Roseline Oyejide listened yesterday as Mayor Marion Barry vividly recounted his 19-day, five-nation tour of Africa -- the meetings with heads of state, the moving visit to a West African dungeon where slavery-bound blacks were once held, the realization that blacks in Africa and America should help each other.

Then Oyejide, a Nigerian native who is studying accounting at the University of the District of Columbia, asked the mayor if he would be willing to set aside some low-income housing in the city for cash-short African students.

"Again, it's a difficult kind of decision," Barry responded. "The difficulty with that, as sympathetic as I am, is that we have over 10,000 families who would feel bent out of shape if I moved in that direction . . . As far as housing is concerned, right now, I can't cut it."

Oyejide was disappointed. "If he's talking about helping Africa over here, why can't he make a commitment?" she said. "He says hes taking a stand [Barry's campaign slogan.] Why can't he take that stand for Africa right here? Aren't we part of Washington, D.C.? Aren't we part of the citizens?"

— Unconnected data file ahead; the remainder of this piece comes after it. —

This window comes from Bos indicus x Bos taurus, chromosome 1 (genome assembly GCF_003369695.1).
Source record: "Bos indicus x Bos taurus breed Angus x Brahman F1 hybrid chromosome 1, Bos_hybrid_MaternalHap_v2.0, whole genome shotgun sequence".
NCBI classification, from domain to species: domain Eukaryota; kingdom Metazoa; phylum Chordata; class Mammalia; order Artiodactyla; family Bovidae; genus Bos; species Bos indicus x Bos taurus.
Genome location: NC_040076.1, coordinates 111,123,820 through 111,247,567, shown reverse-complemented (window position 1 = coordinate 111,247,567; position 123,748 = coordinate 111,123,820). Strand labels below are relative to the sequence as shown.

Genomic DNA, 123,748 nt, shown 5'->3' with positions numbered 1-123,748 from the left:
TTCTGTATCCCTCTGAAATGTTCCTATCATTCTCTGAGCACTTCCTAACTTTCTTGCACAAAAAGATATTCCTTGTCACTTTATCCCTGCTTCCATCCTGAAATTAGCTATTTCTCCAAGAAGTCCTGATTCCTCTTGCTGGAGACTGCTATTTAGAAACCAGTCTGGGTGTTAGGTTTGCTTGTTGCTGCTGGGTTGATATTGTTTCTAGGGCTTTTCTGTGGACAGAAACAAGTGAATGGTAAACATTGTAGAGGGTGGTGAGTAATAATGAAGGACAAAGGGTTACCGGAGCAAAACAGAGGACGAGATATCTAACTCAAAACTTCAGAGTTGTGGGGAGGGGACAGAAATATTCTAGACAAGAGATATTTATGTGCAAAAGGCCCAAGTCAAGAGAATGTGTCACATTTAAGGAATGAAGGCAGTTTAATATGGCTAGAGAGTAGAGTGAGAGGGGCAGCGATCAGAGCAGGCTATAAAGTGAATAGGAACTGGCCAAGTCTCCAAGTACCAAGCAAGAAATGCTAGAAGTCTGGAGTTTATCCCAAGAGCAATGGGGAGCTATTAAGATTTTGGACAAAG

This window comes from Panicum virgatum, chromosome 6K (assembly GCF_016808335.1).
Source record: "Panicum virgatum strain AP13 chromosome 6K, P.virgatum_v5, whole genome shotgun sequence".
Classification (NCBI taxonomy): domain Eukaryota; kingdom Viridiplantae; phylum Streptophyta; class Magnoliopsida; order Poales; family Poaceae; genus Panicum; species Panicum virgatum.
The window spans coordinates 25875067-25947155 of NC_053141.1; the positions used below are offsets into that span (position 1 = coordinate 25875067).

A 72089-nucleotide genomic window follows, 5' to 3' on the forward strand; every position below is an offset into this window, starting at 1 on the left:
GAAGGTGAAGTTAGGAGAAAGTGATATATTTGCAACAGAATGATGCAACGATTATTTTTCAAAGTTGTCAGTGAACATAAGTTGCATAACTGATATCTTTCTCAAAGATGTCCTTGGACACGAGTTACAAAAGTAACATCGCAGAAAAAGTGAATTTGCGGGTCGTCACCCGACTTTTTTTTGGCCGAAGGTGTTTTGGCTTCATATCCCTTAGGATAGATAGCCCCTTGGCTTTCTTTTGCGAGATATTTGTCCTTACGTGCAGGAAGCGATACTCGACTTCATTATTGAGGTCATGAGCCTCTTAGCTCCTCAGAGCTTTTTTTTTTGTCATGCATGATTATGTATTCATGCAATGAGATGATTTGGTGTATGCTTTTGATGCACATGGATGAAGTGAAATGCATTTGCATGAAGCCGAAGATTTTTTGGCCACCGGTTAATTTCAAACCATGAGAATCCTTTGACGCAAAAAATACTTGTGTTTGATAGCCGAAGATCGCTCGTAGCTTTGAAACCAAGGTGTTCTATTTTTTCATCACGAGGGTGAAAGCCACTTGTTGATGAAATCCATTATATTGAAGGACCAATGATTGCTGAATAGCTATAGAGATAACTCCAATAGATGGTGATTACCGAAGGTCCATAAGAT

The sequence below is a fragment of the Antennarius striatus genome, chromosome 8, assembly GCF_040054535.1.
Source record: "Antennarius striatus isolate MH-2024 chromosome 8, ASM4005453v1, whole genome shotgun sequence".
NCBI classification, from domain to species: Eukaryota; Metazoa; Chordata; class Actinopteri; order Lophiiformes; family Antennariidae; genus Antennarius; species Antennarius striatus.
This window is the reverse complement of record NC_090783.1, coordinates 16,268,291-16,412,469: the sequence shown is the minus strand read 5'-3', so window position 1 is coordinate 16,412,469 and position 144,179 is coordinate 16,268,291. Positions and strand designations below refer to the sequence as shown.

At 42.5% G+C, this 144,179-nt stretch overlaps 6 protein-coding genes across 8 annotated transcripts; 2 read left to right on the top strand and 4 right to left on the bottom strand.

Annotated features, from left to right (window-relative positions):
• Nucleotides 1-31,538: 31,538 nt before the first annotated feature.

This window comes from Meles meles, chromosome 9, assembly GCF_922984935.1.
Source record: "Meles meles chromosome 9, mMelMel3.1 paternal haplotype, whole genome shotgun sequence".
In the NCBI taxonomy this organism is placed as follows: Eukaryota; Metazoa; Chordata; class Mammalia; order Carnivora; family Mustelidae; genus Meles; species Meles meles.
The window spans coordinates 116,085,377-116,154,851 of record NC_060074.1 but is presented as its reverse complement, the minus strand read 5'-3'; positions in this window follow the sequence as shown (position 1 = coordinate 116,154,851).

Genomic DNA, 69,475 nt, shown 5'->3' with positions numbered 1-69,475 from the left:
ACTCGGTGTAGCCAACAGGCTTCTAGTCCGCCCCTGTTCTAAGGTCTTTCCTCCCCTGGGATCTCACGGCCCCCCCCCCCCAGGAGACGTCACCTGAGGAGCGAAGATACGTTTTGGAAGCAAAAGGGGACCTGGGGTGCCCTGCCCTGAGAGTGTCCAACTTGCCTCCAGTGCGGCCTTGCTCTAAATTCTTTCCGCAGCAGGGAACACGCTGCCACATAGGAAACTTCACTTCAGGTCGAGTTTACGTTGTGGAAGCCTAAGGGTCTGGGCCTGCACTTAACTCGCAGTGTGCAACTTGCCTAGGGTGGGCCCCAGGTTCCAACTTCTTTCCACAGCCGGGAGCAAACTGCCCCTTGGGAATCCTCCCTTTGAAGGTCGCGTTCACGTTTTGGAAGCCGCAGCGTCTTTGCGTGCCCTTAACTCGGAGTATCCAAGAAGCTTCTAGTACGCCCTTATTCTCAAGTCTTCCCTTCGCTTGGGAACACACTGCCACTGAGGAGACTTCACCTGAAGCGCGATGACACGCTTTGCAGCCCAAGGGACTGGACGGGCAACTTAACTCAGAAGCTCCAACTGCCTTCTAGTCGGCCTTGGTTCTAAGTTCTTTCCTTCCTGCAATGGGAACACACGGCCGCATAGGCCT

Several African students who heard him speak to a group of about 150 students, staff, faculty and invited guests at UDC said they found a hollow ring to Barry's words.

"It was inspiring. All he was talking about was interesting. But he did not talk about any perspective. He did not talk about people who are not like him, who are not mayors. How were they received?" said Mustapha Abubakar, 21, an engineering student from Nigeria. "That is one of the major factors that will generate international friendship."

Christopher Pyne, a business administration student from Nigeria, quizzed Barry on the mayor's decision to include in his party Carter H. Dove, vice president of Riggs National Bank. The bank's role in South Africa is under criticism from opponents of that country's apartheid policy.

"The people in your entourage, they represent the same class that is responsible for the oppression in the areas that are trying to be liberated," Pyne said.

Barry blamed the controversy over Dove on Washington Africa activists, and said that African finance ministers had welcomed a chance to talk with Dove. "I admit that Riggs is doing international business," Barry said. "But we have no choice but to deal with the people that have some resources."

Pyne, too, was disappointed. "We judge people by what they do and not what they rationalize," he said. "We see him [Barry] as being part of that same deal that oppresses our people in South Africa.

Several students frowned and mumbled criticisms among themselves during Barry's remarks yesterday. At one point for example, Barry was discussing the controversially elected government of Prime Minister Able Muzorewa in Zimbabwe. "It's sort of a puppet government," Barry said.

"Just like D.C.," student government president Kelvin Young mumured to a friend, who nodded his head in agreement.